When I was a missionary, these assumptions often surfaced in the form of “us-versus-them” language. In my lack of cultural understanding as a foreigner, I resorted to making broad generalizations. And in my uglier moments, I stopped believing the best about others and assumed the worst instead. This is the natural flow of ethnocentrism, that is, using the customs of your own culture as the standards for another culture. We’re all naturally ethnocentristic, but as Duane Elmer writes in Cross-Cultural Servanthood, “Unchecked ethnocentrism turns human beings into objects to be manipulated.” Let us beware!


Don’t be an expert; be a learner instead.


The Posture of a Learner


So, what should we do instead? How can we avoid being blindly self-centered and paternalistic? Well, ironically, an expert would assume he already knows all the ways to avoid that, so don’t be an expert; be a learner instead. This, my friends, is truly counter-cultural. Consider the words of American novelist Marilynne Robinson:


How inclined Americans are to find their way to some sheltering consensus that will tell them what to wear, what to eat, what to read, how to vote, what to think. There is nothing new in this observation [except for] the mass of things they leave unconsidered, neglected, and unknown. (From What Are We Doing Here? Essays)


What she’s pointing out is our inclination toward being generally uninterested. This lack of interest explains why we’re usually not even aware of our cultural preferences until we step outside them. Thus a surprising mark of an effective missionary—and one that does not come naturally—is simply this: curiosity. Curiosity is a deep desire to learn. And when it becomes a daily (and lifelong) posture, it is a gift to our cross-cultural friends and partners.


Even more than a gift, it is an expression of the One who lives in you. Consider the cross-cultural path Jesus took. We know that “he humbled himself by becoming obedient to the point of death, even death on a cross” (Phil 2:8), but this is only part of the great doctrine of kenosis, the mystery of Jesus’s “self-emptying.” Prior to this statement, Paul writes that Jesus “emptied himself, by taking the form of a servant, being born in the likeness of men” (Phil 2:7). Long before the cross, his Incarnation rendered him a baby, then a boy, then an adolescent. Multiple places in the Scriptures confound us with the reality that he wasn’t born a know-it-all, but that he grew (Isa 53:2; Luke 2:52; Heb 5:8), and that growth required curiosity.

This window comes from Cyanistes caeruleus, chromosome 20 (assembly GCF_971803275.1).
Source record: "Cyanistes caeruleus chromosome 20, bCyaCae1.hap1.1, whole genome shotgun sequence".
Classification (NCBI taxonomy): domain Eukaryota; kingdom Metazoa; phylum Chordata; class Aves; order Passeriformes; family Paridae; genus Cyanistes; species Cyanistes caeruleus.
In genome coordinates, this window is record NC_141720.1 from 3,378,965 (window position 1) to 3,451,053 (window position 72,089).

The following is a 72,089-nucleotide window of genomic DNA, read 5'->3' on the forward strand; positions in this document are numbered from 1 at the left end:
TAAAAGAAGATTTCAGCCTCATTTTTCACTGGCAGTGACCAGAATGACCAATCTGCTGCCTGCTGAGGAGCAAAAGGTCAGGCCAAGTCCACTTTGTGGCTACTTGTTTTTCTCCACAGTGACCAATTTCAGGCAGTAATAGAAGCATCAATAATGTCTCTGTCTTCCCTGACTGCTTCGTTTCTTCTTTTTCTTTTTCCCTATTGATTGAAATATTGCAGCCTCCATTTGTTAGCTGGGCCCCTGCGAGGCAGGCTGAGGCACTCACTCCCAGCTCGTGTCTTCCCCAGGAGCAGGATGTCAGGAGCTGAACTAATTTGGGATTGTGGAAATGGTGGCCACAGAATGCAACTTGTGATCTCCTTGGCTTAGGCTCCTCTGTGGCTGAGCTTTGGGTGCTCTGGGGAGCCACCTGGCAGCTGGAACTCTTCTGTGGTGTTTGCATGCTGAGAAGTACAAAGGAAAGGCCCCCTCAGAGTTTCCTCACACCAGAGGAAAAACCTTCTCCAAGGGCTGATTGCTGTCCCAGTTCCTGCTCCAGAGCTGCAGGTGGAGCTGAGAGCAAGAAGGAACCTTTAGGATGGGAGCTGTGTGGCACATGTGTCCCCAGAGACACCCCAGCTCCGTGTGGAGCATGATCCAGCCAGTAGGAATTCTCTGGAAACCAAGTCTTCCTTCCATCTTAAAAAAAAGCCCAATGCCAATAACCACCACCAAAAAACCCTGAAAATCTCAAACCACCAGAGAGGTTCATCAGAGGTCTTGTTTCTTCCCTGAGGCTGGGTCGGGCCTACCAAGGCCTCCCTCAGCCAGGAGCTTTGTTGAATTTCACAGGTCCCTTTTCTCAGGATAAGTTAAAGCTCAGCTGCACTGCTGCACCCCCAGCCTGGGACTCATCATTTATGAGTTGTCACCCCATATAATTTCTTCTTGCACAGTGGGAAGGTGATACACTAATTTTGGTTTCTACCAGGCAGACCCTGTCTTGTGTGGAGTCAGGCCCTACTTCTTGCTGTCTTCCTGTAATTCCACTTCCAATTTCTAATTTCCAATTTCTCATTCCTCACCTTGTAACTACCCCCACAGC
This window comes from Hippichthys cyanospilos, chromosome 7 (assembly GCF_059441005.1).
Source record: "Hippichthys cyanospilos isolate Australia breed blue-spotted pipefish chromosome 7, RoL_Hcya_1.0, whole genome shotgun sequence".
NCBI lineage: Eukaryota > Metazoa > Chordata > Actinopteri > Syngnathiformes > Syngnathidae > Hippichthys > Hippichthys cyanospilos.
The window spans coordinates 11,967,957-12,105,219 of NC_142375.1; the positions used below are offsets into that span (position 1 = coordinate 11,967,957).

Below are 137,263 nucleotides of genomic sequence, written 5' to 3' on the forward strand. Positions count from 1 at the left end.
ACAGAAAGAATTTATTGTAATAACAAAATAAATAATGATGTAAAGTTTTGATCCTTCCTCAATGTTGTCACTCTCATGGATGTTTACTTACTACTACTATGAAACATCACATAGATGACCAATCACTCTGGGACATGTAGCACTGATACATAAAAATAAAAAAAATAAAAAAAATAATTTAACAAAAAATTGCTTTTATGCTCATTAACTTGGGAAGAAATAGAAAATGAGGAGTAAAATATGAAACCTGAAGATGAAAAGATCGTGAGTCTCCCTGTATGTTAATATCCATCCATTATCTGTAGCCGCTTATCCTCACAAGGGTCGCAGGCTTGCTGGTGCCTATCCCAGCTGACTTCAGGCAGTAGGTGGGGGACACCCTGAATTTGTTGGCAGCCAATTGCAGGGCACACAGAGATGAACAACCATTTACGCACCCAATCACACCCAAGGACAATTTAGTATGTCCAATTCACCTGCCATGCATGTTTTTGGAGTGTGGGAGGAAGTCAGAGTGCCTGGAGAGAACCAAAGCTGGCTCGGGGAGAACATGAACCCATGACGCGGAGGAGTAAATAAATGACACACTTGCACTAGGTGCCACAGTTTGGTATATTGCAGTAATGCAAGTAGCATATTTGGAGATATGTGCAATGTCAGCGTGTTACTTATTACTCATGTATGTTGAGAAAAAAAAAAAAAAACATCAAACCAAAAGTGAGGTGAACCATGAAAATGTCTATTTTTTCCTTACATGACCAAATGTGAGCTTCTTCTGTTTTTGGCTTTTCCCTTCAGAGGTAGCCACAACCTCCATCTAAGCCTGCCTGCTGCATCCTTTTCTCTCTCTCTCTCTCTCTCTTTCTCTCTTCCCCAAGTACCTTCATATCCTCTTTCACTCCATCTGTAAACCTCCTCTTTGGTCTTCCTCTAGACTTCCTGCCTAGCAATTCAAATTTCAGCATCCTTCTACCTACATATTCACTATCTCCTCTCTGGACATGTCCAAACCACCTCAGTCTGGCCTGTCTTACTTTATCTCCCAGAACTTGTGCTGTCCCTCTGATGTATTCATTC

The One who lives in you—the omniscient, omnipresent, omnipotent One—chooses the posture of a learner.


He already knows you, but he is still genuinely interested in you.


There are no surprises left to him, but he still draws you out with delight.


You are comparatively boring in your mortality, yet he shares his infinite nature with you.


And because of him, your capacity for being a learner is actually far greater than your capacity for being an expert.


So, give your cross-cultural friends and partners this humble Christ-in-you gift. Be curious. Choose the posture of a learner.


(And when you inevitably fail at times to keep that posture, take on its close humble relative: the posture of a repenter. But that’s a coffee shop conversation for another time . . .)



This article was originally featured at The Upstream Collective.